PowerPoint Presentation:

Greif and colleagues found that patients randomized to 80% inspired oxygen had lower SSI rates compared to patients on 30% oxygen after colorectal resection. Antibiotic-impregnated bone cement is being used as an adjunct or alternative to traditional antimicrobial prophylaxis. A study by Chiu and associates found cefuroxime-impregnated cement lowered the risk of deep infection after primary total knee arthoplasty. Other studies have been inconclusive regardng superiority of antibiotic-impregnated bone cement versus conventional therapies.

PowerPoint Presentation:

The problem of using antibiotic-impregnated bone cement is:- The long-term durability is unknown, antibiotics may reduce the tensile strength of bone cement Lack of in-depth clinical trials strengthen future benefit of the procedure Because of these facts, it does not warrant to be used as an alternative to surgical antimicrobial prophylaxis

PowerPoint Presentation:

LITERATURES & GUIDELINES REVIEW

PowerPoint Presentation:

Several studies have been performed investigating the utility of prophylactic antibiotics in surgery. With regards to surgical prophylaxis, the data from these studies support several recurring themes: Plenty of articles & guidelines found that ‘ a single preoperative dose of antibiotic is as effective as a 5-day course of postoperative therapy assuming an uncomplicated procedure’ & Almost all articles & guidelines are complimentary in that ‘ Prophylactic antibiotics should target the anticipated organisms ’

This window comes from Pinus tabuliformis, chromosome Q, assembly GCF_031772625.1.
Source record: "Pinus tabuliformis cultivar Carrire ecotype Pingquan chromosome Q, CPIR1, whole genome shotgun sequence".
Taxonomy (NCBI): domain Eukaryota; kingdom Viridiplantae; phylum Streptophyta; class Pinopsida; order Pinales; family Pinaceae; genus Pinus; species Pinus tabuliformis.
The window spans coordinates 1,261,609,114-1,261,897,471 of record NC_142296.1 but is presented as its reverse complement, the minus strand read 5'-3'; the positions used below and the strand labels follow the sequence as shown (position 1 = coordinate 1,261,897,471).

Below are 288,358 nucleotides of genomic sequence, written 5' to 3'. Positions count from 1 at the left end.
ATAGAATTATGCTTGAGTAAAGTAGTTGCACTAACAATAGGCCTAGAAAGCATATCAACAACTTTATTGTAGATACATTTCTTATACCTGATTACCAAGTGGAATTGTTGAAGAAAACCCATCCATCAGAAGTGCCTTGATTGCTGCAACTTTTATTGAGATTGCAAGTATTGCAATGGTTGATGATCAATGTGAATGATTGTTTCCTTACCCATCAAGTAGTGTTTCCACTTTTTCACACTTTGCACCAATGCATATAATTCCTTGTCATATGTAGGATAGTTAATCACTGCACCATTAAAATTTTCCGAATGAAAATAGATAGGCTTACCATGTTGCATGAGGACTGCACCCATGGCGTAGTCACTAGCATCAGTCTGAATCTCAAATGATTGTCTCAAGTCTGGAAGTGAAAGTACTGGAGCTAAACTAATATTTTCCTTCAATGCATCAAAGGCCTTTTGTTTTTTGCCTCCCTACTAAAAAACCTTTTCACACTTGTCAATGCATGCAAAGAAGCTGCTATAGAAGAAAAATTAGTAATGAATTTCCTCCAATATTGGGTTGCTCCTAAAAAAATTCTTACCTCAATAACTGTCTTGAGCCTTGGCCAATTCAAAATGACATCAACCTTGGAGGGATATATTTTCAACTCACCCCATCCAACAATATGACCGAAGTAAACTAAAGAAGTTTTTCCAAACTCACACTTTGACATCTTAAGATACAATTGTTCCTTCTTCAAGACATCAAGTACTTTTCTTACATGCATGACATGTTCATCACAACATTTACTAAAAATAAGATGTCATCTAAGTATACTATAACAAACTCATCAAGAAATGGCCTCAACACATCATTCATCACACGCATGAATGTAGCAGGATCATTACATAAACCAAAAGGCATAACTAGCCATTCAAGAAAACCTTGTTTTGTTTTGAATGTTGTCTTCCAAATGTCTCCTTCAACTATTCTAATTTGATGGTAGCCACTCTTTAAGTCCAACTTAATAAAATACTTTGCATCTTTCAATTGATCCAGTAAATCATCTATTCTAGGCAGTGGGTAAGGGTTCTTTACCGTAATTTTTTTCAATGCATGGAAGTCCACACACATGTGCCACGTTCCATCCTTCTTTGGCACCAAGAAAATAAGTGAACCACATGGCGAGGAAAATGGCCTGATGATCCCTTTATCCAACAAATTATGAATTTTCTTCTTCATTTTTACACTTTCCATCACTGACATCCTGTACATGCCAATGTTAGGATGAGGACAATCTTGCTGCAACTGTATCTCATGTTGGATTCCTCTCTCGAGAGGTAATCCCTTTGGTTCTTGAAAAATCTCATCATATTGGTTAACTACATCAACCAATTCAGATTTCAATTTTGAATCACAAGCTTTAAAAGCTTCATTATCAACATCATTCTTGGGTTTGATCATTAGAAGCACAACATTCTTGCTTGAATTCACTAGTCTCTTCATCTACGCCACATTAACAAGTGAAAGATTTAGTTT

PowerPoint Presentation:

Most guidelines & literatures still agreed on:- complicated, contaminated, or dirty procedures should receive additional postoperative antimicrobial coverage During prolonged procedures, antibiotic prophylaxis should be readministered every 3-4 hours Prophylactic antibiotics should be administered within 1 hour prior to incision

PowerPoint Presentation:

Patient Care and Monitoring

PowerPoint Presentation: